For a series that had a majority of its games on the PlayStation for over ten years, many fans were suprised when the game was announced to be coming to the Xbox 360. After causing Japan to run out of the console for the first time in that territory, Tales of Vesperia was released in North America only a few weeks later. Almost a full year after the game's original release, how does it fare in Europe, coming after other Japanese role-playing games (JRPGs), such as Star Ocean: The Last Hope?
From the moment the game starts up, it becomes clear that the developers at Namco's Tales Studio wanted to show off the anime-like graphics in Tales of Vesperia. Thanks to the ability of the Xbox 360 to output HDMI quality visuals, both the cutscenes and the in-game visuals pop out. This also can been seen in the towns and dungeons, which in previous games were seperated into small sections due to the console's limitations. For those who have played games like Tales of Symphonia, Tales of Vesperia will feel much more "open". Much detail was put into the little things in Tales of Vesperia, such as reflections in the water in Dahngrest, the guild city in the game, or in the main menu, which has light particles float up the screen to provide a welcome alternative to the generic static menus that JRPGs are known for. These little things, alongside the bigger changes to the game's world, give the series a new breath of fresh air while not alienating its roots completely.
Those who have played previous Tales of games appreciate the series is known for two things above all else: battles and character interaction. Battles in Tales of Vesperia have been greatly improved over the previous games. The game uses a improved version of the FR-LMBS (Flex Range Linerar Motion Battle System) seen in Tales of the Abyss, which allows characters to more around anywhere on the field. The battle system in Tales of Vesperia, an iteration of the franchise's legendary LMBS system, is in real-time, and plays much like a basic fighting game, with normal attacks, special attacks (called Artes), as well as jumping over monsters and defending against attacks.
This iteration of the LMBS introduces new abilities alongside the series favorites, such as Fatal Stikes and Burst Artes. Fatal Strikes allow the player to kill an enemy in one strike if timed correctly, and Burst Artes enable special attacks when a character is in Over Limit (a state in where the character is more powerful and can use special abilities for a limited time). Over Limits are improved in this game, allowing four different levels that can be split amongst the characters as the player sees fit. These new abilities come in handy for the improved enemy AI, which is much more intellegent than in previous games. Monsters will mercilously try to kill characters close to death, and some even have the ability to cast magic spells that affect the entire battlefield at once. For those who felt games like Tales of Symphonia were too easy, Tales of Vesperia will give even veteran Tales of fans a challenge throughout the game.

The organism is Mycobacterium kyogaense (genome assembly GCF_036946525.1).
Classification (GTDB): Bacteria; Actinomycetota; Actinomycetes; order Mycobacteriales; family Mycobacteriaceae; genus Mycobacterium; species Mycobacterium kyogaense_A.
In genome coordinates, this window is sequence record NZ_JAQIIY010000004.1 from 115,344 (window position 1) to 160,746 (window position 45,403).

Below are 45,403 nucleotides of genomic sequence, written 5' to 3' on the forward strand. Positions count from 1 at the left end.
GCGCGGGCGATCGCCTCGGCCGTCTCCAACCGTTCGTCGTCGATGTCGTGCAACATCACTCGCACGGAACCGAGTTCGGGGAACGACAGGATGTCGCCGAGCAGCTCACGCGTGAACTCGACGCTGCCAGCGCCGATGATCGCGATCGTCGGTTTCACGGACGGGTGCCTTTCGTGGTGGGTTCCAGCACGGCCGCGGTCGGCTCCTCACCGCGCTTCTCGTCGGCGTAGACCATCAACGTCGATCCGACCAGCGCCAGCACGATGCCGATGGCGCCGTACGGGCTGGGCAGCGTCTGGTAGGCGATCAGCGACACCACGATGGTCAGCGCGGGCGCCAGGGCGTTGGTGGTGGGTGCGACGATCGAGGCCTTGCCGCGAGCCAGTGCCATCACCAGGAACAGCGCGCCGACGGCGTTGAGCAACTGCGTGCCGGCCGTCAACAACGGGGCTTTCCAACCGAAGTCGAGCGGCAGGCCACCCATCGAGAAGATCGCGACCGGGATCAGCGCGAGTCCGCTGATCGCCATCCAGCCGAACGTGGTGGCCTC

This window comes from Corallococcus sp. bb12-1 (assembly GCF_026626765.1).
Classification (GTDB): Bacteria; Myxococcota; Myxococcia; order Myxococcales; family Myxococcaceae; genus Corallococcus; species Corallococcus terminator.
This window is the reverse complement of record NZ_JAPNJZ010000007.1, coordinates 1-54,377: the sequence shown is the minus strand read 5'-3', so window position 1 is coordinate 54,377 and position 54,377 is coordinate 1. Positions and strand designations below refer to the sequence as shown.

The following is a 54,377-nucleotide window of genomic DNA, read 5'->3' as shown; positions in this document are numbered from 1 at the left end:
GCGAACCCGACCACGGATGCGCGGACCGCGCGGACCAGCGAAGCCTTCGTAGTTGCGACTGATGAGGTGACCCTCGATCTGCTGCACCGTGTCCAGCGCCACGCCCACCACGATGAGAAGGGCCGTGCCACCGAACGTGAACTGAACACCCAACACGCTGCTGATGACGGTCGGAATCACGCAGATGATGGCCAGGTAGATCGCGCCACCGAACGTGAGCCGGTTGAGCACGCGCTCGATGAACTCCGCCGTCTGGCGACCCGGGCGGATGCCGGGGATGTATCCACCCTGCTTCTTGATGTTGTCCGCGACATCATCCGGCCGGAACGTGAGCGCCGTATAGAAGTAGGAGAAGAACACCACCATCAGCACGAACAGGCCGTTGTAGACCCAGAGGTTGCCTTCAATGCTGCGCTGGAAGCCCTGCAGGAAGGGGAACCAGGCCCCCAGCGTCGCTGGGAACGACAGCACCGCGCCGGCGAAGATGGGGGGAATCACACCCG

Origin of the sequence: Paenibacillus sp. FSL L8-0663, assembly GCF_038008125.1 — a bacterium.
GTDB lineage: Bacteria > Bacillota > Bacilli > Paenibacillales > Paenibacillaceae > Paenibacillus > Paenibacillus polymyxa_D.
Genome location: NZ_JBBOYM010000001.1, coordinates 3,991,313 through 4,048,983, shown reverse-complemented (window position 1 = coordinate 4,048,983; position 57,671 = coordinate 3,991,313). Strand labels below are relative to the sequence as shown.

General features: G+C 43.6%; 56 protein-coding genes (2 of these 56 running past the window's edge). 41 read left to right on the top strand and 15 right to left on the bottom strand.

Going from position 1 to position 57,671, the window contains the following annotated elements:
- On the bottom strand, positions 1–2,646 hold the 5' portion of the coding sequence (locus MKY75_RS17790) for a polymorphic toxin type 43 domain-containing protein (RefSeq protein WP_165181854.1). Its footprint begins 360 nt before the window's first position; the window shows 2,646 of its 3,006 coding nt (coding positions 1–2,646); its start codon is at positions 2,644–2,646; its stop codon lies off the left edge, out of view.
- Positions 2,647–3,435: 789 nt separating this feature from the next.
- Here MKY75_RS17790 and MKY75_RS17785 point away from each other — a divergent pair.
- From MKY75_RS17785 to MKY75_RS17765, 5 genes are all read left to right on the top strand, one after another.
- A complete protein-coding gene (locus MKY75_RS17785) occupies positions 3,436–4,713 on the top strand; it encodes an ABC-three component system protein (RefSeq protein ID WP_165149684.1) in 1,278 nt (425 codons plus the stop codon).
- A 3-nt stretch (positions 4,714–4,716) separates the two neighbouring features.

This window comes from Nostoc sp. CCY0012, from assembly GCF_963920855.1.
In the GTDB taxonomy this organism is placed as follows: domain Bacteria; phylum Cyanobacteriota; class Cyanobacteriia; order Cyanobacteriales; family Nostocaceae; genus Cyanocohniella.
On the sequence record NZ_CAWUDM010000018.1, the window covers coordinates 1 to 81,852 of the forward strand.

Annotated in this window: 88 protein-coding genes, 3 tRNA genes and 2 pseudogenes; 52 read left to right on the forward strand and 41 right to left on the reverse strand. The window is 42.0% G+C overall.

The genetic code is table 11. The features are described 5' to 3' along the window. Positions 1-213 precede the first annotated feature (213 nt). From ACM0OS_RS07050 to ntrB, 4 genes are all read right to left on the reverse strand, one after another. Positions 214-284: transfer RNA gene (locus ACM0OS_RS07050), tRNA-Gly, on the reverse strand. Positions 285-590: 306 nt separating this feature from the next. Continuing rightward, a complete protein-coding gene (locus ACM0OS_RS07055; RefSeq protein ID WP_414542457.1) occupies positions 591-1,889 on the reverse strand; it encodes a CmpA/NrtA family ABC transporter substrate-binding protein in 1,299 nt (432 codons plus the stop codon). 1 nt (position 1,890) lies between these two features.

If not for the battles, the Tales of series is most widely known for the depth of the characters in its games. All of the playable characters feel realistic, having their own personal issues that they work out throughout the game. The characters are also more grown-up than the characters in the previous games, so for those who disliked the "childish" aspect in Tales of Symphonia should enjoy this change in Tales of Vesperia. Another way the personalities of the characters are shown is through the skits, a mainstay of the series. This time, however, they are fully voiced. The voice actors picked for the English language track bring each character to life whether it is a comical or serious scene. The presentation is a bit dated, however, using only hand-drawn pieces of character artwork with some emotions mixed in. For a game that made so much of an effort to push the graphics to the next level, seeing the developers rest on their laurels here was a bit of a letdown.
Tales of Vesperia's story is quite a shift from the previous games and is much more like what one would expect from a Final Fantasy game in terms of scope, revolving around a seemingly corrupt empire and a prophecy that fortells of the destruction of the world. While the story starts out promising, it gets to a point where elements are linked together in an attempt to grasp some sense of consistency and it just seems forced. Whether this was intentinal or due to a lack of time to finish developing the game, it is quite a shame that the story detoriated to the point that it did.
All things considered, while Tales of Vesperia isn't the best JRPG out there, it is leagues above the generic fodder that exists in the genre. Those expecting a grandious Final Fantasy experience with more focus towards the graphics and a massively complex storyline might not enjoy this game. For those who enjoy character development, or want a alternative to turn-based or menu-based battle systems, you should find much to enjoy. Tales of Vesperia doesn't so much revolutionize the genre, but instead expands on what already works and goes off in its own direction. Whether that is a good or a bad sign is in the choice of the player.